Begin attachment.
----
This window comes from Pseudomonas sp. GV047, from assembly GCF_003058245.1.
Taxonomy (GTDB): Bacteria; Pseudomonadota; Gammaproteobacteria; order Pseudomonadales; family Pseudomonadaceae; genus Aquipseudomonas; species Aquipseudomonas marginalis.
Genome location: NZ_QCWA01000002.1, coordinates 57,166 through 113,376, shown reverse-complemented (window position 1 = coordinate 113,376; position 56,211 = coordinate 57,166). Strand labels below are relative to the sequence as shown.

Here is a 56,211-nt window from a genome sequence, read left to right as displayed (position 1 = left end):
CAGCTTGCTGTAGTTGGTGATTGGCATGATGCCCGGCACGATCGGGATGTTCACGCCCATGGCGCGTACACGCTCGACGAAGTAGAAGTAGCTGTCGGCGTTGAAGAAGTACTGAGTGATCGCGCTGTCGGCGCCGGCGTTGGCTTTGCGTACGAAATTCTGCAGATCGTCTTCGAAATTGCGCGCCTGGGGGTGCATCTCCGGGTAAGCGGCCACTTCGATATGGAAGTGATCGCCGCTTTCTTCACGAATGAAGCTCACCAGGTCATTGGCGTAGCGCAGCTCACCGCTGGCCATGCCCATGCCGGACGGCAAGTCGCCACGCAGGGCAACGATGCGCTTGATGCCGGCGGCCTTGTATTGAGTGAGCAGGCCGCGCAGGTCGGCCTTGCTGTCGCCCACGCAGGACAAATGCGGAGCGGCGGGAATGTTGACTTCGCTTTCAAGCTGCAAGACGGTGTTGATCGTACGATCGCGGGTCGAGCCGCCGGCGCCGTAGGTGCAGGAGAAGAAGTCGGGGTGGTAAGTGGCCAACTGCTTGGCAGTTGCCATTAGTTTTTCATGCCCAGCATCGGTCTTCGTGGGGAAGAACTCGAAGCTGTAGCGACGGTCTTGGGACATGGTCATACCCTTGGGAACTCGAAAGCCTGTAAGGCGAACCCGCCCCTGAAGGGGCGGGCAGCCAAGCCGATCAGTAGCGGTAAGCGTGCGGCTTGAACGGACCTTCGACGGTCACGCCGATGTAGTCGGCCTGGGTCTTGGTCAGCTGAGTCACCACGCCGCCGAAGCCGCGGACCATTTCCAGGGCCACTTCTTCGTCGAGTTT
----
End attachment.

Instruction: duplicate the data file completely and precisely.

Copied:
This window comes from Pseudomonas sp. GV047, from assembly GCF_003058245.1.
Taxonomy (GTDB): Bacteria; Pseudomonadota; Gammaproteobacteria; order Pseudomonadales; family Pseudomonadaceae; genus Aquipseudomonas; species Aquipseudomonas marginalis.
Genome location: NZ_QCWA01000002.1, coordinates 57,166 through 113,376, shown reverse-complemented (window position 1 = coordinate 113,376; position 56,211 = coordinate 57,166). Strand labels below are relative to the sequence as shown.

Here is a 56,211-nt window from a genome sequence, read left to right as displayed (position 1 = left end):
CAGCTTGCTGTAGTTGGTGATTGGCATGATGCCCGGCACGATCGGGATGTTCACGCCCATGGCGCGTACACGCTCGACGAAGTAGAAGTAGCTGTCGGCGTTGAAGAAGTACTGAGTGATCGCGCTGTCGGCGCCGGCGTTGGCTTTGCGTACGAAATTCTGCAGATCGTCTTCGAAATTGCGCGCCTGGGGGTGCATCTCCGGGTAAGCGGCCACTTCGATATGGAAGTGATCGCCGCTTTCTTCACGAATGAAGCTCACCAGGTCATTGGCGTAGCGCAGCTCACCGCTGGCCATGCCCATGCCGGACGGCAAGTCGCCACGCAGGGCAACGATGCGCTTGATGCCGGCGGCCTTGTATTGAGTGAGCAGGCCGCGCAGGTCGGCCTTGCTGTCGCCCACGCAGGACAAATGCGGAGCGGCGGGAATGTTGACTTCGCTTTCAAGCTGCAAGACGGTGTTGATCGTACGATCGCGGGTCGAGCCGCCGGCGCCGTAGGTGCAGGAGAAGAAGTCGGGGTGGTAAGTGGCCAACTGCTTGGCAGTTGCCATTAGTTTTTCATGCCCAGCATCGGTCTTCGTGGGGAAGAACTCGAAGCTGTAGCGACGGTCTTGGGACATGGTCATACCCTTGGGAACTCGAAAGCCTGTAAGGCGAACCCGCCCCTGAAGGGGCGGGCAGCCAAGCCGATCAGTAGCGGTAAGCGTGCGGCTTGAACGGACCTTCGACGGTCACGCCGATGTAGTCGGCCTGGGTCTTGGTCAGCTGAGTCACCACGCCGCCGAAGCCGCGGACCATTTCCAGGGCCACTTCTTCGTCGAGTTT